Skoda Kodiaq Review, Test Drive

By Ravi Ved | on September 26, 2017

Enough and more has been said about how the state of our roads is going from bad to worse and in these conditions, SUVs are the best cars money can possibly buy. And it is no wonder that, over the past five years, the industry has seen a steady growth in the premium SUV segment. Today if you have about Rs 30-35 lakh to spend on an SUV, the options are aplenty. For those wanting the pride of a luxury carmaker on the bonnet, there is the Audi Q3, BMW X1, and Mercedes-Benz GLA. If big brawny SUVs are your thing then you have the Toyota Fortuner and the Ford Endeavour to choose from. And then there is the soft-roader Volkswagen Tiguan in the mix.

Skoda Kodiaq Rear View

While most manufacturers already have a representative in the SUV space, Skoda isn’t a brand that you’d immediately associate with the segment. Yes, they did have the Yeti – a practical and spacious SUV in their fleet, but its price and almost van-like design never let it soar on the sales charts. The Czech manufacturer is now ready for a second assault in the SUV space, and this time around, they have decided to go premium. The Kodiaq is Skoda’s first attempt at a 7-seater SUV and it will take on the big guns like the Toyota Fortuner and the Ford Endeavour. Does it have the mettle to establish itself in a highly competitive segment?

Skoda Kodiaq Dashboard

When Skoda unveiled the Kodiaq earlier this year the first thing that struck a cord was its design. It’s amazing how Skoda has managed to retain its sharp design language on a gargantuan SUV. Its distinctive design makes it stand out from the crowd but at the same time, you can’t mistake it for anything but a Skoda. And the obviousness is in some really likable details – like the butterfly grille, the slender LED headlights, and the archetypal shoulder line. My personal favourite design element is the whetted taillight cluster that is similar to the one on the Superb but much leaner.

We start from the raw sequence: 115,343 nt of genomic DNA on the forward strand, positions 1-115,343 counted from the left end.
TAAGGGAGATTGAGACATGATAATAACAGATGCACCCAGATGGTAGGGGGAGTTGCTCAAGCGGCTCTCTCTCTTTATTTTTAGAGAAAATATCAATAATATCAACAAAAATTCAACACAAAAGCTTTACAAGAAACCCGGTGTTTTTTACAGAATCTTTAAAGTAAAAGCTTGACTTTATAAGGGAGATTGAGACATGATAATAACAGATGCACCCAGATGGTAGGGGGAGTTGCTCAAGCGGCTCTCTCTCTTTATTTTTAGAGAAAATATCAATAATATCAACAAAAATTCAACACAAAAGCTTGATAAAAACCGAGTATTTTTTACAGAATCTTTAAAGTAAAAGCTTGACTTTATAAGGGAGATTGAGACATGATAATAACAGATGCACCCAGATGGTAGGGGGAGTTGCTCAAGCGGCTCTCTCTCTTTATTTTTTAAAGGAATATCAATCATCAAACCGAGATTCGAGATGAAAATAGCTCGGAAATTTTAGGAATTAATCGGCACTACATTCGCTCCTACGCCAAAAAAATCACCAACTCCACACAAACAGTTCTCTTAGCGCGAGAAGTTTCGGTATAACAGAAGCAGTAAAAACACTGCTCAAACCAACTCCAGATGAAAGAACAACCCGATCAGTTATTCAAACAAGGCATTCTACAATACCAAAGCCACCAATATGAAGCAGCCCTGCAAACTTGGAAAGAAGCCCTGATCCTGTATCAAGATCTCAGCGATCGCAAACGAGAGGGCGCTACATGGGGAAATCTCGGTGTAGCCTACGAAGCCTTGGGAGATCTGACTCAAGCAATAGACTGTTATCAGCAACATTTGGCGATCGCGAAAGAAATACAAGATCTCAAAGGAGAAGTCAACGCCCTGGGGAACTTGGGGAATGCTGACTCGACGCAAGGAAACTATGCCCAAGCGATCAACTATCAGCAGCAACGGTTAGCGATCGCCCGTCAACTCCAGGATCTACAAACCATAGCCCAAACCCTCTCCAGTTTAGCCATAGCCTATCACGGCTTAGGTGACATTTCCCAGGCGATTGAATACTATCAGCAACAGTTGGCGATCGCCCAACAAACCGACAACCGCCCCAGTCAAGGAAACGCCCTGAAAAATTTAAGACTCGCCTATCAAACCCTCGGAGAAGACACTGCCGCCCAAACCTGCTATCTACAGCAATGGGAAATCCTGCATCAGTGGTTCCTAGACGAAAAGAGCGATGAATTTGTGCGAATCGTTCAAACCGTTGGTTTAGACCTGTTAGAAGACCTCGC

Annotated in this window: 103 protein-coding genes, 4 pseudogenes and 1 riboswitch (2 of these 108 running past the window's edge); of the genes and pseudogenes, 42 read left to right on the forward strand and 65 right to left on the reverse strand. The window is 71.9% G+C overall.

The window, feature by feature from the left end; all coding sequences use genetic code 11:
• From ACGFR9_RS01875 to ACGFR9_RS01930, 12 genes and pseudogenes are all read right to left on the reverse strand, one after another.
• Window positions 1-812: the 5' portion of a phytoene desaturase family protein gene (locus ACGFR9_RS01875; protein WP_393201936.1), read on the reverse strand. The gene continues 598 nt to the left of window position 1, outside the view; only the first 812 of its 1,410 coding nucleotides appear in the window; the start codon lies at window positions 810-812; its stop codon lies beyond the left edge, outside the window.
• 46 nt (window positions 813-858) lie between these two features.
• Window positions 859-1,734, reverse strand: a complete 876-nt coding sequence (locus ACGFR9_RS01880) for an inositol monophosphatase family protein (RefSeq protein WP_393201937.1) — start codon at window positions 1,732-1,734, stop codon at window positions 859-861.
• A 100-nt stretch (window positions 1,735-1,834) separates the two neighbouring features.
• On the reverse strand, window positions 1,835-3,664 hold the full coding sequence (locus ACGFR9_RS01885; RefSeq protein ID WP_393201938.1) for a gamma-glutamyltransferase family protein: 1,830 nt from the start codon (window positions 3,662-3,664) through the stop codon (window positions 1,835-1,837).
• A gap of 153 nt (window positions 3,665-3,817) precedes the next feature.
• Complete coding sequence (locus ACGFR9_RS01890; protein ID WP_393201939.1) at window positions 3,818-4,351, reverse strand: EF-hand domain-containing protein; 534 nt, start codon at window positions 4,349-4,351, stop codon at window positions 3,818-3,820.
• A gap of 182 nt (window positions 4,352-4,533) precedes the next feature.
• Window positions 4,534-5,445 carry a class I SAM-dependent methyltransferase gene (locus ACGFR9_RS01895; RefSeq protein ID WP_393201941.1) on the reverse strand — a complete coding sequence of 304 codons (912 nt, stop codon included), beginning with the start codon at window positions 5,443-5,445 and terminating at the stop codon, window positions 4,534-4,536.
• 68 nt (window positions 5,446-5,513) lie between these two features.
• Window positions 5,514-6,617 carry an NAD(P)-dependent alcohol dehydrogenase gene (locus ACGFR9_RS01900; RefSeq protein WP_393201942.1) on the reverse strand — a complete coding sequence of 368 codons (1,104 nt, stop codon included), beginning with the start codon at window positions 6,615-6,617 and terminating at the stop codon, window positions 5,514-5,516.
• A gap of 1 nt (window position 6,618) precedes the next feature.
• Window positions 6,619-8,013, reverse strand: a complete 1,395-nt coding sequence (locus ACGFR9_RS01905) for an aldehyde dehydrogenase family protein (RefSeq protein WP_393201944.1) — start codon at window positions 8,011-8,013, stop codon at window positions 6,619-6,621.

On the inside, the dashboard looks neat and well-appointed but it isn’t the most creative layout out there. The vertically stacked design with the wide grey trim right in the centre, makes it look vaguely familiar to the Ford Endeavour’s dash. Camouflaged by this bold panel is a second glove box – which not only feels a bit loose and plasticy but weirdly also opens with a button on the bottom glove box. The infotainment system that has been borrowed from the Superb is crisp and responsive to touch. And that isn’t the only feature that the SUV shares with its sedan sibling. The Kodiaq also comes with a three-zone climate control, ambient lighting, touchscreen infotainment with Apple CarPlay and Android Auto, electric front seats with memory function, panoramic sunroof, all-around parking sensors with reversing camera and more.

Skoda Kodiaq Interior